|ORIGINAL RESEARCH ARTICLE
|Year : 2016 | Volume
| Issue : 1 | Page : 32-38
Investigation of novel solid lipid microparticles based on homolipids from Bos indicus for the delivery of gentamicin
Franklin C Kenechukwu1, Mumuni A Momoh1, Emmanuel C Umeyor2, Emmanuel M Uronnachi2, Anthony A Attama1
1 Department of Pharmaceutics, University of Nigeria, Nsukka 410001, Enugu State, Nigeria
2 Department of Pharmaceutics and Pharmaceutical Technology, Nnamdi Azikiwe University, Awka, Anambra State, Nigeria
|Date of Web Publication||15-Feb-2016|
Dr. Franklin C Kenechukwu
Department of Pharmaceutics, University of Nigeria, Nsukka 410001, Enugu State
Source of Support: None, Conflict of Interest: None
Background: The aim of this study was to formulate solidified reverse micellar solution (SRMS)-based solid lipid microparticles (SLMs) using homolipids from tallow fat (Bos indicus) and evaluate its potential for enhanced delivery of gentamicin. Materials and Methods: SLMs were formulated by melt-emulsification using SRMS (15% w/w Phospholipon ® 90G in 35% w/w Bos indicus), polyethylene glycol 4000 (PEG) and gentamicin (1.0, 2.0, 3.0% w/w), and characterized with respect to size, morphology, encapsulation efficiency % and pH-dependent stability. The in vitro release of gentamicin from the SLMs was performed in phosphate buffer (pH 7.4) while bioevaluation was carried out using clinical isolates of Staphylococcus aureus and Escherichia coli. Results: Results showed that the lipid matrix accommodated gentamicin in a concentration-dependent manner, and that stable and spherical SLMs with size range of 18.62 ± 1.24-20.59 ± 1.36 μm and 21.35 ± 1.57-50.62 ± 2.37 μm respectively for unloaded and drug-loaded formulations were obtained. The in vitro drug release studies revealed that SRMS-based SLMs could better be used to control the release of gentamicin than gentamicin injection. Results of sensitivity test revealed that the SLMs time-dependently and capacity-limitedly produced greater inhibition zone diameters (IZDs) than the standards, an indication of improved bioactivity against the test organisms, with greater IZDs against S. aureus than E. coli. Overall, SLMs containing 2% w/w SRMS, 3% w/w gentamicin and PEG 4000 entrapped the highest amount of drug, achieved complete drug release and gave highest IZD against the organisms within 420 min, while plain gentamicin gave the least. Conclusion: This research has shown that SLMs based on Bos indicus and P90G is a potential carrier system for dissolution and bioactivity enhancement of gentamicin.
Keywords: Escherichia coli , solidified reverse micellar solutions, Staphylococcus aureus
|How to cite this article:|
Kenechukwu FC, Momoh MA, Umeyor EC, Uronnachi EM, Attama AA. Investigation of novel solid lipid microparticles based on homolipids from Bos indicus for the delivery of gentamicin. Int J Pharma Investig 2016;6:32-8
|How to cite this URL:|
Kenechukwu FC, Momoh MA, Umeyor EC, Uronnachi EM, Attama AA. Investigation of novel solid lipid microparticles based on homolipids from Bos indicus for the delivery of gentamicin. Int J Pharma Investig [serial online] 2016 [cited 2018 May 28];6:32-8. Available from: http://www.jpionline.org/text.asp?2016/6/1/32/176473
| Introduction|| |
There is increasing need to design and develop suitable drug carrier systems to control, localize and improve drug delivery.  However, designing a drug delivery system is challenging in terms of targeting the drug to specific sites and also to improve its therapeutic value with minimal side effects. Many different drug carriers can be used depending on the route of administration, among other factors. Oral drug administration is the most commonly employed route owing to its safety as well as convenience and ease of administration to the patient.  However, the development of oral forms of many drugs remains a challenge either on account of their stability or their absorption from the gastrointestinal tract (GIT) thus leading to sub-therapeutic bioavailability.  To overcome the poor absorption capacity of such drugs an array of lipid systems such as emulsions, micellar solutions, liposomes, lipid nanoparticles, structured lipid carriers, self-emulsifying lipid formulations, solid dispersions, dry emulsions, solid-liquid compacts, and drug-lipid conjugates is available to drug formulators.  Among the various lipid systems, solid lipid microparticles (SLMs) have been developed to address some issues such as stability and low payload capacity of some lipid systems.  SLMs have a lower risk of the reaction of the substance to be delivered to the vehicle than in emulsion system. In addition, the release rate of substance from the SLMs can be manipulated by altering either one or both the inner solid vesicle or the outer phospholipid layer. The combination of the solid inner core with phospholipid exterior ensures high dispersibility in an aqueous medium, and a release rate for the entrapped substance that is controlled by phospholipid coating and carrier, among other advantages. , SLMs offer a high solubilization rate for different types of drugs. ,,,, In addition, they have been widely investigated as potential drug delivery systems for hydrophilic drugs which encounter penetration and absorption problems. ,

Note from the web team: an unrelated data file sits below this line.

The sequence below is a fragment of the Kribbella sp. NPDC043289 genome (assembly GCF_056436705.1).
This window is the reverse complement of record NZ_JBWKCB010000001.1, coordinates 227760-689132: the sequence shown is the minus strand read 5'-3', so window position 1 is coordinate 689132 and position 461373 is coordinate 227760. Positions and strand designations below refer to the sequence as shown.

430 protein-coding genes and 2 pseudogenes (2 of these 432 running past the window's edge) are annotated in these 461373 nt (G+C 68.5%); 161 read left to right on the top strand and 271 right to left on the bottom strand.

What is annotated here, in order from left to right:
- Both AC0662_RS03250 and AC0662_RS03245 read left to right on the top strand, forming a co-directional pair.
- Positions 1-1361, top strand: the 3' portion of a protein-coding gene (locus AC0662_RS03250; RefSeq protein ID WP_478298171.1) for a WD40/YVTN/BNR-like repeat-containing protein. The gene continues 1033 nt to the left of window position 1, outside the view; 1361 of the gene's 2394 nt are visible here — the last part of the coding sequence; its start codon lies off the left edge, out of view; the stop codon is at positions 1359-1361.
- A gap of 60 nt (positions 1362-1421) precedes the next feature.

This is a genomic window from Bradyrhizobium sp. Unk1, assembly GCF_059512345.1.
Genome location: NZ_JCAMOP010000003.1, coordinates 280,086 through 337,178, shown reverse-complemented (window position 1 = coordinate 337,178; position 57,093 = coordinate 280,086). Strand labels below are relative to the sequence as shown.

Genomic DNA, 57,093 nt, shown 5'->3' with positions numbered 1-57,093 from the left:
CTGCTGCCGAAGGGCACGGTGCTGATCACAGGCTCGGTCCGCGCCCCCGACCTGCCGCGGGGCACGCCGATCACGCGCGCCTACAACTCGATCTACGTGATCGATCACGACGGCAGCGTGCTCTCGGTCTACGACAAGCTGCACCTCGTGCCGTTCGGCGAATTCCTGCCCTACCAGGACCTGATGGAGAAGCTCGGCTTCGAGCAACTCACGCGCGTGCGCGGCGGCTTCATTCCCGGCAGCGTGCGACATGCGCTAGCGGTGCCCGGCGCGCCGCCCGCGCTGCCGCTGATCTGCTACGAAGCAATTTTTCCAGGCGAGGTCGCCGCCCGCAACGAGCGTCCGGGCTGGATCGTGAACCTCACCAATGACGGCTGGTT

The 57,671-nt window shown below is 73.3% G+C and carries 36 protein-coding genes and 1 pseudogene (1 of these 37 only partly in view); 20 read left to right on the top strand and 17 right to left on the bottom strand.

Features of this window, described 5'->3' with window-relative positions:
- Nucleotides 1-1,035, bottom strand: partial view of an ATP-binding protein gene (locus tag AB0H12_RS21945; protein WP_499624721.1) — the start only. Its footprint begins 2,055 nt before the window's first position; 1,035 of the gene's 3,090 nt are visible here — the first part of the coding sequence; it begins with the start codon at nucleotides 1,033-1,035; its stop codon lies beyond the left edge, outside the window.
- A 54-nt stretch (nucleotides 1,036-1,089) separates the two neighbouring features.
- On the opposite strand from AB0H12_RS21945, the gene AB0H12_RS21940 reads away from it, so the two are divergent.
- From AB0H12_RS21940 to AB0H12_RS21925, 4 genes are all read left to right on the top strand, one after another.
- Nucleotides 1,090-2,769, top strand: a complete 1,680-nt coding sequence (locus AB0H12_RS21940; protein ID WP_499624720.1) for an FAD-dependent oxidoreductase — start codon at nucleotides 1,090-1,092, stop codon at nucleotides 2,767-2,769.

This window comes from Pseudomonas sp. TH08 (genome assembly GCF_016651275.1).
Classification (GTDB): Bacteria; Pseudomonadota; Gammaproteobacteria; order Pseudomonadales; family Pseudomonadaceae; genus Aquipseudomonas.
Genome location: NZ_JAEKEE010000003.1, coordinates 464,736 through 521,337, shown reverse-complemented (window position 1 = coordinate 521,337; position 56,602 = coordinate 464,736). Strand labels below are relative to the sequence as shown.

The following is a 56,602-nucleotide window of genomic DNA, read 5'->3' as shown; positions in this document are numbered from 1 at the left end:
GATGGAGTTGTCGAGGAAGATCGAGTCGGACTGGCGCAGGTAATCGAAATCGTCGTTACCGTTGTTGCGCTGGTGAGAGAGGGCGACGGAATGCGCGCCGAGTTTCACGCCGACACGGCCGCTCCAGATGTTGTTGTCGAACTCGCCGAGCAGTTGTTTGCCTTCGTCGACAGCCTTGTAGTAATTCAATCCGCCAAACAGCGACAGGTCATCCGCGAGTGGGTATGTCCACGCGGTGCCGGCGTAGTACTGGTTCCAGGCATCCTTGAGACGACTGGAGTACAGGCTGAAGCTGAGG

Gentamicin, a broad-spectrum hydrophilic bactericidal antibiotic of the aminoglycoside group, acts by inhibition of protein synthesis after binding to specific 30S-subunit ribosomal proteins. , It is very poorly absorbed from the GIT and is unstable in acidic pH of the stomach.  More so, its cationic nature affects its penetration into the mucosal walls of the GIT. Hence it is commonly administered topically, intramuscularly, intravenously, and subcutaneously.  Gentamicin is active against a wide range of human bacterial infections, mostly Gram-negative bacteria including Pseudomonas, Proteus, Serratia, Escherichia More Details coli and the Gram-positive bacteria such as Staphylococcus aureus.  Like other aminoglycosides, gentamicin is toxic to the sensory cells of the ear and also causes nephrotoxicity by inhibiting protein synthesis in renal cells. This mechanism specifically causes necrosis of cells in the proximal tubule, resulting in acute tubular necrosis that can lead to acute renal failure.